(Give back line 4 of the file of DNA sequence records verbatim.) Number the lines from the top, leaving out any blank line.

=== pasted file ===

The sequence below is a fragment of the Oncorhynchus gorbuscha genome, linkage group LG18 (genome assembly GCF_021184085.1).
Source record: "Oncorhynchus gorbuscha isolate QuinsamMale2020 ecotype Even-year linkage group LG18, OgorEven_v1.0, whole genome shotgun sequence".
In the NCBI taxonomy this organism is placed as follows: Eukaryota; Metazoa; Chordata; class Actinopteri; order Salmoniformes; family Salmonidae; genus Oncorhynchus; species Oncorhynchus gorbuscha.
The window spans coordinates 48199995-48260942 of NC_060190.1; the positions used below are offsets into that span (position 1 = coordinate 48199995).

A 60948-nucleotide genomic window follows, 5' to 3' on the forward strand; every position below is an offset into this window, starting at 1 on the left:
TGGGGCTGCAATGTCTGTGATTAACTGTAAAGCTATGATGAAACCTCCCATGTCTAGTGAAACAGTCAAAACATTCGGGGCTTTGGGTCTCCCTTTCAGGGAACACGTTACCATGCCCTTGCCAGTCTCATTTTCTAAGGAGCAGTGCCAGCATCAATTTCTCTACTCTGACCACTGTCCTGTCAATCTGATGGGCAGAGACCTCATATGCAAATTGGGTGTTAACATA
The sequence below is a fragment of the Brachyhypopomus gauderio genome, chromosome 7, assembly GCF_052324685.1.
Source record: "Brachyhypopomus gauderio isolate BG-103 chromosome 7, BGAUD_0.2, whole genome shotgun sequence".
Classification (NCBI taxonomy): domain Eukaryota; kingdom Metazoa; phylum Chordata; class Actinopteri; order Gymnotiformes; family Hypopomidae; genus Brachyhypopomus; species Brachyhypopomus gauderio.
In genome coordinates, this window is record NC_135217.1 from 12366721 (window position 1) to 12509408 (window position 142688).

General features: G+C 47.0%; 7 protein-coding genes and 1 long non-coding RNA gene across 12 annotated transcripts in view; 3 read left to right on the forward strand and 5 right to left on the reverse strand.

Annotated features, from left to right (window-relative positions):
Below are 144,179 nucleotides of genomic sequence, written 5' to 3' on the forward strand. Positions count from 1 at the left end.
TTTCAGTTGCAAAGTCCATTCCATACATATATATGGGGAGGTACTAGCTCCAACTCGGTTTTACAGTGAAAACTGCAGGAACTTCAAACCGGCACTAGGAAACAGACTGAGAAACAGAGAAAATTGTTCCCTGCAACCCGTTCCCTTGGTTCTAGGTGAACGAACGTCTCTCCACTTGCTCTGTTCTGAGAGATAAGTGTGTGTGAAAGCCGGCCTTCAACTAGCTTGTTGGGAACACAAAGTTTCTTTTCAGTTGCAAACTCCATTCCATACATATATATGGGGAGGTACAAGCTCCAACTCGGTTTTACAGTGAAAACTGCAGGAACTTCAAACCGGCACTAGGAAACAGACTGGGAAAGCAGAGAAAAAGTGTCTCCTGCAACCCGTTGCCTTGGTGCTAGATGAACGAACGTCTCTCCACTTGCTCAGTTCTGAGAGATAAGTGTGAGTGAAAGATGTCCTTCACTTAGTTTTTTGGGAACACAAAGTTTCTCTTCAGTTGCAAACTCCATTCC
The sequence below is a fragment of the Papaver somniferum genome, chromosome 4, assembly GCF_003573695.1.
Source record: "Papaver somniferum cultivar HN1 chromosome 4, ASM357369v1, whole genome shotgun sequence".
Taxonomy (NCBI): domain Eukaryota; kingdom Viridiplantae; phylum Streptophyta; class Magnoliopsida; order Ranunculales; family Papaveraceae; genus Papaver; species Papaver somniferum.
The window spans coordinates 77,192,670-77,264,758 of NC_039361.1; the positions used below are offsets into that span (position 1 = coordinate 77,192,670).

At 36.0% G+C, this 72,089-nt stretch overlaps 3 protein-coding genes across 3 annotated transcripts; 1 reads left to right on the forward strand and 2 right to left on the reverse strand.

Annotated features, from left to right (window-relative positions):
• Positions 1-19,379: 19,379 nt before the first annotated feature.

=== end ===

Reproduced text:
The window spans coordinates 48199995-48260942 of NC_060190.1; the positions used below are offsets into that span (position 1 = coordinate 48199995).